Apple Offering Stock Dividends, Share Repurchasing

 
 
By Nicholas Kolakowski  |  Posted 2012-03-19
 
 
 

Apple has finally decided what to do with its $100 billion cash reserve. During a call with financial analysts, company executives detailed a new stock repurchasing and dividend program that will reward shareholders.

This plan kicks off July 1, with a quarterly dividend payment scheduled for the company€™s fiscal fourth quarter of 2012. After that, Apple plans to authorize a $10 billion share repurchase program at the beginning of its fiscal 2013 at the end of September. The dividend will total $2.65 per share. Apple executives did not say if the company had other plans, such as acquiring other businesses and their technologies, although Apple has made some small but strategic buys during the last several years.

Wall Street pressure for some sort of remuneration has risen along with Apple€™s stock price. The company sits on an enormous reservoir of cash, thanks in large part to blockbuster sales of mobile devices such as the iPad and iPhone. Yet despite growing cash reserves and investment pressure, Apple has traditionally appeared reluctant to even consider paying out a dividend to stockholders. In February 2010, for example, former CEO Steve Jobs told the audience at the company€™s annual investors meeting that, rather than pay out a dividend or buy back shares, he preferred to €œleave the powder dry€ for possible acquisitions.

€œWho knows what€™s around the next corner,€ he added, according to Reuters. €œWhen we think about big, bold things, we know that if we needed to acquire something, a piece of the puzzle, to make something big and bold a reality, we could write a check for it.€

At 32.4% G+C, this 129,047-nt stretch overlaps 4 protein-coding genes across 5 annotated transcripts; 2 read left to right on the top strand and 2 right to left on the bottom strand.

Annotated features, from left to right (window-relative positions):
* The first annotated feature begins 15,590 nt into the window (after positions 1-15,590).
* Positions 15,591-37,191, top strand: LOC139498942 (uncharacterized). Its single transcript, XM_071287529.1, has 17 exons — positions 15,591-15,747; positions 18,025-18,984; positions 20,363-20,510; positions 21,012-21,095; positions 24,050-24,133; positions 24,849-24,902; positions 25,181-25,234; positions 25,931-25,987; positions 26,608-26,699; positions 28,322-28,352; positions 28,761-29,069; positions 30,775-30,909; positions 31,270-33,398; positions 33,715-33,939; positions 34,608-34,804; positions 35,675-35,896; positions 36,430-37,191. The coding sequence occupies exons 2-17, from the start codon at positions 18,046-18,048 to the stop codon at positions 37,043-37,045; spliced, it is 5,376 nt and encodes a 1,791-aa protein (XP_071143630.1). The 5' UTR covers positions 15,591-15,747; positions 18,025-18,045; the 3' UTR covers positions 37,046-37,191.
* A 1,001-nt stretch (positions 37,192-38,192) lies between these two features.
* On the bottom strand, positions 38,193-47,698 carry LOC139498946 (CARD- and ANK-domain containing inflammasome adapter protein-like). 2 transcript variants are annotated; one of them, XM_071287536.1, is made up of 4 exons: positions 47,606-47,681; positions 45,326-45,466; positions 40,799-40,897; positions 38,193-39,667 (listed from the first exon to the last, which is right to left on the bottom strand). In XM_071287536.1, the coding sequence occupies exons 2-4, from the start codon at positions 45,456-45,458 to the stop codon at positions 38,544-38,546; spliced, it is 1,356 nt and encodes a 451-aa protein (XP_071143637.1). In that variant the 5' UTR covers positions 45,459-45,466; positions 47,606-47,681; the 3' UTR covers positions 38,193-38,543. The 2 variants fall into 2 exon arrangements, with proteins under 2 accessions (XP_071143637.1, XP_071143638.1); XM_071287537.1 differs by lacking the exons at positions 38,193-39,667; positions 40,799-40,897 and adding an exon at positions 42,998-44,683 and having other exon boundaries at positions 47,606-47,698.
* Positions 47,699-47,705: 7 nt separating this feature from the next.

Current CEO Tim Cook spent a good portion of a March 19 conference call assuring analysts and media that Apple€™s ability to respond to industry shifts would remain unhindered, dividend or no. €œWe will maintain our disciplined approach,€ he said. €œThese decisions will not close any doors for us.€

He cited the chance to broaden Apple€™s investor base, and curb any dilution from company employees tendering their shares, as reasons behind the decision to initiate the dividend and buyback.

Analysts immediately pounced on the announcement. €œWe see this as very positive for the stock as the large market cap is one of the major hindrances to future upside, and this announcement will allow dividend investors to get involved,€ Peter Misek, an analyst with Jefferies & Co., wrote in a co-authored research note March 19. €œWe expect dividend increases in the future.€

Others commented on Apple executives€™ reluctance to discuss possible dividend expansion. €œWhile some investors may have wanted some more visibility into future increases in the dividend,€ Gene Munster, an analyst with Piper Jaffray, wrote in a research note released soon after Apple€™s conference call, €œwe believe the dividend achieves the main goal of expanding [Apple€™s] shareholder base.€

Cook declined to discuss any other matters during the call, including any sales numbers for the new iPad, which went on sale March 16.

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